1

I already followed the suggestion here and added:

/* Prevent XSS input */
$_GET   = filter_input_array(INPUT_GET, FILTER_SANITIZE_STRING);
$_POST  = filter_input_array(INPUT_POST, FILTER_SANITIZE_STRING);

to the top of my PHP file. But my question is, is the way I use the $_POST on this required input secure?

if (empty($_POST['number']) || !isset($_POST['number'])) {
    $this->setStatusMessage($translator->translate('please enter your number.'));
    $this->setStatus(KDatabase::STATUS_FAILED);

    return false;
}else{
    $this->telefonnummer = $_POST['number'];
}
  • Why are you using a suggestion with 1 vote instead of the one with 209 votes? The correct method to prevent XSS in html is to use htmlspecialchars on output, but you should look at OWASP's XSS cheat sheet if you plan on inserting user supplied values anywhere else. – AndrolGenhald Mar 11 '18 at 0:09
  • If you're expecting a number, you can validate if it is numeric. Also, you didn't give use any output context, so while that filter might work for most cases, it doesn't catch all. – Arminius Mar 11 '18 at 0:14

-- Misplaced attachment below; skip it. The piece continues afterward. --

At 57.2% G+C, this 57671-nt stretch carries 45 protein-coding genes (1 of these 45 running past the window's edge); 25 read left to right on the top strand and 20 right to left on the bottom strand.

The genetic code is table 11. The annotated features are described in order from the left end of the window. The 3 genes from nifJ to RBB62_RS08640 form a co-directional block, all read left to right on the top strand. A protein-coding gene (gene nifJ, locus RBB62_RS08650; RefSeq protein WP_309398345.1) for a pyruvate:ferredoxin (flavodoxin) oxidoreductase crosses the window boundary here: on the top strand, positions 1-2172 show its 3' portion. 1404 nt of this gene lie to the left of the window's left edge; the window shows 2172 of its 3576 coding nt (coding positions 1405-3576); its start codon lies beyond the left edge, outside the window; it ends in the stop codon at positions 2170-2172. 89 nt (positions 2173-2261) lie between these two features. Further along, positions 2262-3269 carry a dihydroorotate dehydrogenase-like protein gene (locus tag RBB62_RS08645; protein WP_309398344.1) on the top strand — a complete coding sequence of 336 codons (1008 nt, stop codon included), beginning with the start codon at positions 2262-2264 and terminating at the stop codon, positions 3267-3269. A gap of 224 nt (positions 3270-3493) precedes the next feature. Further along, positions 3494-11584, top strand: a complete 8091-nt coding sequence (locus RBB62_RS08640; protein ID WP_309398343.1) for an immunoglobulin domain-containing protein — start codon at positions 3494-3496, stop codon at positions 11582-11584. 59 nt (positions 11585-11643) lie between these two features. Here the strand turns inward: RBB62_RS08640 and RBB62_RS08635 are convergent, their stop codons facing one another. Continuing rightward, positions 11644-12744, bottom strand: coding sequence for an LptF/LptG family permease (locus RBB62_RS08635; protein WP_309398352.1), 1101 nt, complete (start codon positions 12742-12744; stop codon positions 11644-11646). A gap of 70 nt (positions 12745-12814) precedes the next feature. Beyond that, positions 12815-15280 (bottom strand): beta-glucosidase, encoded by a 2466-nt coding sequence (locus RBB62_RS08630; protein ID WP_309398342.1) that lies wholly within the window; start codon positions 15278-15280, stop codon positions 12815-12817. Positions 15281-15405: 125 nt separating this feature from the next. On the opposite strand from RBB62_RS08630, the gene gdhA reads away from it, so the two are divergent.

• @AndrolGenhald Because OP is sorting answers active-first. :-) – Arminius Mar 11 '18 at 0:15
  • @Arminius Wow...I had no idea that was possible. That's actually really useful. – AndrolGenhald Mar 11 '18 at 0:17
2

Don't think about protecting your inputs to prevent XSS - it should all be about output.

XSS, and other code injection vulnerabilities happen when data is not properly escaped or converted for the context in which it will be used.

How you do that depends on the output technology and context. As AndrolGenhald mentioned in the comments, if you are outputting directly from PHP, without using a templating library, and you want to use a variable in the context of HTML code, then you should pass it through the htmlspecialchars function. With other contexts and technologies the answer will be different. You need to find the correct way to escape data for each context.

If you can make sure you're always escaping data on output correctly, then you shouldn't use FILTER_SANITIZE_STRING. That irreversibly strips various things out of the string, rather than simply making them safe. On a well made website like StackExchange I'm free to submit the code <script>alert('XSS')</script>, and it doesn't get stripped, it just gets encoded so the browser safely displays it instead of executing it.

The code in your question doesn't include any output, so it can't itself be vulnerable to XSS. You need to show code that produces some output if you want to know if it does it safely.

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